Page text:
One of Oracle's JVMs is named HotSpot, the other, inherited from BEA Systems is JRockit. Clean-room Java implementations include Kaffe and IBM J9. Oracle owns the Java trademark, and may allow its use to certify implementation suites as fully compatible with Oracle's specification..
One of the organizational units of JVM bytecode is a class. A class loader implementation must be able to recognize and load anything that conforms to the Java class file format. Any implementation is free to recognize other binary forms besides class files, but it must recognize class files.
The class loader performs three basic activities in this strict order:
- Loading: finds and imports the binary data for a type
- Linking: performs verification, preparation, and (optionally) resolution
- Verification: ensures the correctness of the imported type
- Preparation: allocates memory for class variables and initializing the memory to default values
- Resolution: transforms symbolic references from the type into direct references.
- Initialization: invokes Java code that initializes class variables to their proper starting values.
In general, there are two types of class loader: bootstrap class loader and user defined class loader.
Every Java virtual machine implementation must have a bootstrap class loader, capable of loading trusted classes. The Java virtual machine specification doesn't specify how a class loader should locate classes.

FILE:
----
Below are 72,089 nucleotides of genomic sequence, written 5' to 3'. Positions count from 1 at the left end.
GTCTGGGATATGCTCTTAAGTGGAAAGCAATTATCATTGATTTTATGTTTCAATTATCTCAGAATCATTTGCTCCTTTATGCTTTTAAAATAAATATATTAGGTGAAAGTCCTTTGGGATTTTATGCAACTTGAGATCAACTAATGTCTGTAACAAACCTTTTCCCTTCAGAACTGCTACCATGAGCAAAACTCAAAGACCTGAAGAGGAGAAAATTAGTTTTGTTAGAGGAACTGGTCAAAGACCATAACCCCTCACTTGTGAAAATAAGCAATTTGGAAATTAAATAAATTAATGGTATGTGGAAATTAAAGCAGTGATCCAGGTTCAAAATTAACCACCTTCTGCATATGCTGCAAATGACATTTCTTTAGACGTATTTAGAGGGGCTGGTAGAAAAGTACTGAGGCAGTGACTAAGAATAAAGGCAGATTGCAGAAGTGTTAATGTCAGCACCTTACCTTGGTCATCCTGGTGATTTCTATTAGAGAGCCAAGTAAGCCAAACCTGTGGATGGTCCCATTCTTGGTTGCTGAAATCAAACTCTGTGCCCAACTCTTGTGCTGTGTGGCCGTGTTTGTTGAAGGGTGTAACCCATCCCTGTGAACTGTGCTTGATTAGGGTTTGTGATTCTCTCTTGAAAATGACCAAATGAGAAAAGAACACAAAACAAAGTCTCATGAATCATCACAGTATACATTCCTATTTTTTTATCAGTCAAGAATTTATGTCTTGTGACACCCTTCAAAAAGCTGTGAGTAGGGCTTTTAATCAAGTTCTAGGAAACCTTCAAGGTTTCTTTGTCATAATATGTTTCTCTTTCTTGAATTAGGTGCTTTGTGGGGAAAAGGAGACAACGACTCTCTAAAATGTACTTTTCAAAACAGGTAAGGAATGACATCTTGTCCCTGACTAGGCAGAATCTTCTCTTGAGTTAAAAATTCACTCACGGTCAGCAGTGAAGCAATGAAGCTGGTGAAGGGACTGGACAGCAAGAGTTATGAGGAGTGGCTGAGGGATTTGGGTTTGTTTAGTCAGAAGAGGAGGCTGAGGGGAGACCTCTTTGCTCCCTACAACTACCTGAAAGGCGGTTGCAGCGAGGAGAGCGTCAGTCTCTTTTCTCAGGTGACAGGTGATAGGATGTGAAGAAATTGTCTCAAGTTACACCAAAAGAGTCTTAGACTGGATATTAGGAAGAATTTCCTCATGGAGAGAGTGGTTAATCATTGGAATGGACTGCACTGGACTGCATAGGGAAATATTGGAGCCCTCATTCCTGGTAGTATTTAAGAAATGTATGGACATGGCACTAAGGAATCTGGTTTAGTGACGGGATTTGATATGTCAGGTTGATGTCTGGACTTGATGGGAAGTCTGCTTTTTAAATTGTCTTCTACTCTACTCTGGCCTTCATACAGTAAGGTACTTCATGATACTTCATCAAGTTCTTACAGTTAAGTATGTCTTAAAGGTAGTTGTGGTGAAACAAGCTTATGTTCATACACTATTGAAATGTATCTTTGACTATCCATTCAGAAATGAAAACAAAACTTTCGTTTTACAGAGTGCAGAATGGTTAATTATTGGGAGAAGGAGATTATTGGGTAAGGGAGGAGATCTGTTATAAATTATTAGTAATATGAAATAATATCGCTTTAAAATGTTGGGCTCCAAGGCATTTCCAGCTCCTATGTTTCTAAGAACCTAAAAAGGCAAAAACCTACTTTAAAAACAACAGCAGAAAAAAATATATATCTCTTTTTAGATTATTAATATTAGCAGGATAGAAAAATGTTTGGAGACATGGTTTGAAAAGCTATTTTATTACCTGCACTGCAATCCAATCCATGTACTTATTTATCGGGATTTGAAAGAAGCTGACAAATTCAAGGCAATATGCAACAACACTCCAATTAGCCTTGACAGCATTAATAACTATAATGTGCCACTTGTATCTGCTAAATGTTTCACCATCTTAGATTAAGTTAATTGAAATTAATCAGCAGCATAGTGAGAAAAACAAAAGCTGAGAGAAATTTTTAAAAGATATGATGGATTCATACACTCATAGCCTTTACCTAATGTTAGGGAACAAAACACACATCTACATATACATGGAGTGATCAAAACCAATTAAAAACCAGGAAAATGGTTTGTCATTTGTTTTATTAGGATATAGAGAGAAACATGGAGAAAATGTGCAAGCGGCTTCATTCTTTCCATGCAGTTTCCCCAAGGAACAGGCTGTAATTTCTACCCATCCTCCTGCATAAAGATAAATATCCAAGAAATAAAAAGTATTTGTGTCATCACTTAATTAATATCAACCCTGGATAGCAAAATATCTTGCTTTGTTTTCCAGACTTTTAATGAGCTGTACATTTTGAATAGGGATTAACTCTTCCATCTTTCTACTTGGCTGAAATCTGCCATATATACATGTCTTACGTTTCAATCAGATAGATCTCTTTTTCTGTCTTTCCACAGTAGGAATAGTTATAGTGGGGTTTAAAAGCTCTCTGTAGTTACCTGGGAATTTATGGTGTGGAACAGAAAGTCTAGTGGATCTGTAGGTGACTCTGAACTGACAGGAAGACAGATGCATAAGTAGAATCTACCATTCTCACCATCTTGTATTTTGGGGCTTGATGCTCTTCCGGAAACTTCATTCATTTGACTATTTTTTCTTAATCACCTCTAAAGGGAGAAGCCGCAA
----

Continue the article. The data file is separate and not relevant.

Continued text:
The JVM has instructions for the following groups of tasks:
The aim is binary compatibility. Each particular host operating system needs its own implementation of the JVM and runtime. These JVMs interpret the bytecode semantically the same way, but the actual implementation may be different. More complex than just emulating bytecode is compatibly and efficiently implementing the Java core API that must be mapped to each host operating system.
A JVM language is any language with functionality that can be expressed in terms of a valid class file which can be hosted by the Java Virtual Machine. A class file contains Java Virtual Machine instructions (Java bytecode) and a symbol table, as well as other ancillary information. The class file format is the hardware- and operating system-independent binary format used to represent compiled classes and interfaces.